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Treebeard's Stumper Answer
14 May 1999

Pumping Up for a Ride

Here's a simple experiment to try while tuning up your bike for the Friday afternoon Refugio Ridge Ride over the mountains and to the beach. Pump up your bike tire with a hand pump and feel the bottom of the pump. It will be hot. Now wait a moment and release the pump (and a puff of air) from the tire and quickly feel the valve stem on the tire. It should feel cool. Can you explain these different results? Isn't it the same air in each case? Hint: It's not friction that makes it so hard to pump up a tire with a hand pump!


A bicycle pump gets hot because you are compressing the air within. The tire valve feels cool because the escaping air is expanding. Friction is a minor factor. These are adiabatic processes, temperature shifts due to pressure changes rather than any transfer of heat from outside. There is an ancient fire-making tool called a fire piston. We see the same heating effect (and potential for fire) when summer winds are compressed while moving down the canyons causing hot and dangerous Santa Ana and Sundowner winds.

Notes:

There are many examples of adiabatic heating and cooling. Diesel engines and glo-plug model airplane engines don't need a spark plug. They use the heat generated as the returning piston compresses the fuel and air in the cylinder to ignite the mixture. Dip your finger in a fast-evaporating solvent like alcohol or acetone and you'll feel how cold it feels when the solvent expands into a vapor. Refrigerators and air conditioners use the same principle, compressing a coolant like freon or ammonia (which generates heat) and letting it evaporate again to cool things down.

Adiabatic processes also make weather. This is much on my mind here in the mountains behind Santa Barbara at the start of a long hot summer following a dry La Niña winter. Our mountains are a natural fire piston, and the results can be devastating. I'm especially nervous after our unusual 10 inch snow storm last March brought down so many trees. The woods are full of kindling.

Both sides of the stumper can be seen in our local weather patterns. Everything warms at sunrise, and warm air rises. This pulls in cool marine air - usually visible as a fog layer - with an on-shore flow. In time, the air warms up above the dew point and the fog "burns off" becoming invisible water vapor rather than visible droplets. As the warm air continues to rise, it enters an area of lower pressure and undergoes adiabatic cooling, usually becoming visible as billowing cumulous clouds and thunderheads, though it rarely rains here in summer. At night everything cools down and the fog returns.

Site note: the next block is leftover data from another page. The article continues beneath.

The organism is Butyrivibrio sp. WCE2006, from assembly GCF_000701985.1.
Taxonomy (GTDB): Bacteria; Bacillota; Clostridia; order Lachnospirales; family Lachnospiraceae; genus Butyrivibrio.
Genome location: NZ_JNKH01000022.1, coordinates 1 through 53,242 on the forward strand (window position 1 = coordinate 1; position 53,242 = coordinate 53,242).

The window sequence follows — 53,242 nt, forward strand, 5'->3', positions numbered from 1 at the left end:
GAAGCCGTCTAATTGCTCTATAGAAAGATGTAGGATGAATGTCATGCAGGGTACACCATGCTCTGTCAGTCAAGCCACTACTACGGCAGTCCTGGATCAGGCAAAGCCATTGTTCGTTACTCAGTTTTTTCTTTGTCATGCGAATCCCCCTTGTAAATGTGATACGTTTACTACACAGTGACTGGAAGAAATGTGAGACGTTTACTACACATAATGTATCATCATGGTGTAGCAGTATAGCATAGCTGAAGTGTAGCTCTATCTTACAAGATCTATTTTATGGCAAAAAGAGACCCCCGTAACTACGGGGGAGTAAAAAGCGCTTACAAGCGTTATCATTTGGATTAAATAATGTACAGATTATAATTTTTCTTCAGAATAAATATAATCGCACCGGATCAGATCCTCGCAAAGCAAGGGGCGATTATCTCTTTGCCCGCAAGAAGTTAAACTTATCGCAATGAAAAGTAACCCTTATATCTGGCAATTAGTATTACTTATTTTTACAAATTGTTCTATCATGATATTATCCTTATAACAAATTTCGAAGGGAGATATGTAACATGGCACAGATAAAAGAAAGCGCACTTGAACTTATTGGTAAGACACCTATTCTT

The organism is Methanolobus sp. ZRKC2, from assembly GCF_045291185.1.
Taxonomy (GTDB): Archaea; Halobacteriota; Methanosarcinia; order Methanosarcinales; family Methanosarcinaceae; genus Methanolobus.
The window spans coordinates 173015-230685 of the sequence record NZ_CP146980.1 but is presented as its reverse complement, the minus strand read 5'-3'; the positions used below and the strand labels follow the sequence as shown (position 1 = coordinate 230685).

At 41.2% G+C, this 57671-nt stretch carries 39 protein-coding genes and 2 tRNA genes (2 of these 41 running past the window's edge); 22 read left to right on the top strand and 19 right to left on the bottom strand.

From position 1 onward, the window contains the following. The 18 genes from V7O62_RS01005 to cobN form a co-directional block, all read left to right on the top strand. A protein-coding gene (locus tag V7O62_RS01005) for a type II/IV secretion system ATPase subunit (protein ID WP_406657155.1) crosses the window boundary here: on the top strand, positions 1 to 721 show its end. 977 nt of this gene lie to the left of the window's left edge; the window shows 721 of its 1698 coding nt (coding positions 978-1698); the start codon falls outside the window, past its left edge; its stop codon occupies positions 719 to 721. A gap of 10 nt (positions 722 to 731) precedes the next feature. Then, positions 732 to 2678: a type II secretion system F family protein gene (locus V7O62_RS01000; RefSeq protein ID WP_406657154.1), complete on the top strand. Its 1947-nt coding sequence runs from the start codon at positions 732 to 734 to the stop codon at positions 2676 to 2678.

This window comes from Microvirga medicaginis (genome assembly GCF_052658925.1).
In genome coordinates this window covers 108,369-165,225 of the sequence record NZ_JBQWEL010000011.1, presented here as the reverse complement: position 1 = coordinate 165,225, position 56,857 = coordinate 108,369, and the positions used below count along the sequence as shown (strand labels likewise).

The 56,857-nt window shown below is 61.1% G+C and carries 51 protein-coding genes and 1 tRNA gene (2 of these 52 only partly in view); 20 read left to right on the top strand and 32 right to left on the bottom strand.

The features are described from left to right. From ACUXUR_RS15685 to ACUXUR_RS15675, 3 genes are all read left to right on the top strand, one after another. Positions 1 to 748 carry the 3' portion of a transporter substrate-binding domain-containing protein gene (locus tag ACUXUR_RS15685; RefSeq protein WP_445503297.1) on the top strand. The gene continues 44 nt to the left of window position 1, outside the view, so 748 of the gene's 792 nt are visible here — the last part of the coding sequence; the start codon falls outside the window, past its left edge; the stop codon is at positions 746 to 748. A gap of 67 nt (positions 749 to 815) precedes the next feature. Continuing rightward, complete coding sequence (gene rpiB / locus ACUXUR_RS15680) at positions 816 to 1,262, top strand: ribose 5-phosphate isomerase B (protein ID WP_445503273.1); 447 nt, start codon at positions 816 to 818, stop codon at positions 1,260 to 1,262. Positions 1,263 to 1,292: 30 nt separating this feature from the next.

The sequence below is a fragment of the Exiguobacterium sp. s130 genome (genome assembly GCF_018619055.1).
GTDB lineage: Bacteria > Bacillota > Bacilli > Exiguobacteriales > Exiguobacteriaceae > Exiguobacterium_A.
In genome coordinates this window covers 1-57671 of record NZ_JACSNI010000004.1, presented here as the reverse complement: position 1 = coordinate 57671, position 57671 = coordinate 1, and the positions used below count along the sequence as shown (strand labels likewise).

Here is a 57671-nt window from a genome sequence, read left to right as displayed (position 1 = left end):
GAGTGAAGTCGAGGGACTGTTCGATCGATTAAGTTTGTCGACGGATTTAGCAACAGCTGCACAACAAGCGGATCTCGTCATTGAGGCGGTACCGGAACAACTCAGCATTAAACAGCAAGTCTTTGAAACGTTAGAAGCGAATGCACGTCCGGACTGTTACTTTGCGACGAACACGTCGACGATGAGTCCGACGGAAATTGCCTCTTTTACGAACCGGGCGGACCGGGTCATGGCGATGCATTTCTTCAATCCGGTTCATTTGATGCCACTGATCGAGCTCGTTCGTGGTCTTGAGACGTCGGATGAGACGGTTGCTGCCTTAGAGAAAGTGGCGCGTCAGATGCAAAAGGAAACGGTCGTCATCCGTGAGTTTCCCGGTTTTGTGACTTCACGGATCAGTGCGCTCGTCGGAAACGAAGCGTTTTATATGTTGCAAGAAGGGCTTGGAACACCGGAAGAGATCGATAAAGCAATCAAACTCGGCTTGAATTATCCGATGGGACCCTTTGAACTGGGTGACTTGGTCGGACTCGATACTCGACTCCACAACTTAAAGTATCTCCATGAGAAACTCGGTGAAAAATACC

Santa Ana winds are something else. They develop when there is high pressure over the interior deserts and low pressure on the coast. This sets up an off-shore airflow from the desert to the coast. But the mountains are in the way. The already warm desert air is funneled down through the mountain passes and heated by compression, gaining as much as 5.5 degrees per 1000 feet of elevation change. These are the famous devil winds that effect Los Angeles. The Doors sang about them, and Raymond Chandler and Ross MacDonald wrote classic mysteries with the winds as a major player. They effect us.

Santa Barbara is different. We are isloated from the interior deserts, but we have our own local Santa Ana-like winds formed by our unique local geography. The Santa Ynez Valley runs east-west for 70 miles, but it is only about 10 miles from the ocean, separated by the steep 4,000 foot high Santa Ynez Mountains. (See map.) The Santa Ynez Valley is much warmer than the coast in the summer. When conditions are right, the hot valley air rises to the level where it can spill over the mountain passes towards the coast. It then warms by adiabatic compression. This typically happens late in the day, hence the local name sundowner winds. This is strictly a local effect

I live on top of the mountains, where it's usually much warmer than the coast. But during a sundowner, the situation is reversed. The compressing air can heat to 100 degrees and more as it descends the mountain wall. For many years, Goleta (next to Santa Barbara on the coast) held the U.S. temperature record of 133 degrees from a sundowner heat burst event on June 17, 1859. Ray Ford describes this incident on his Santa Barbara Outdoors site.

I found this event hard to believe when I first read about it in a book by local historian Walker Tompkins. The wind was called a simoon, an Arabic word, and the whole story seemed impossible. Then on June 27, 1990, it happened again. Sundowner winds brought the temperature in Goleta to 108 degrees and the arson-caused Painted Cave Fire took off and threatened the city of Santa Barbara itself. We were at the beach and couldn't get home. We spent the night with friends in town watching the fire on the hills and listening to exploding propane tanks. We did get home the next day, and stayed there. The winds returned to normal and turned the fire back into the mountains towards us. The weather and the Hot Shot fire crews and the bombers managed to keep the fire away from most mountain homes, including ours.

The fire destroyed 500 homes, and killed local resident Andrea Gurka. Ray Ford tells the story of this fire. A simple bike pump shows the principle, and summer is coming...

Here are some Web links for further research:

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Copyright © 1999 by Marc Kummel / mkummel@rain.org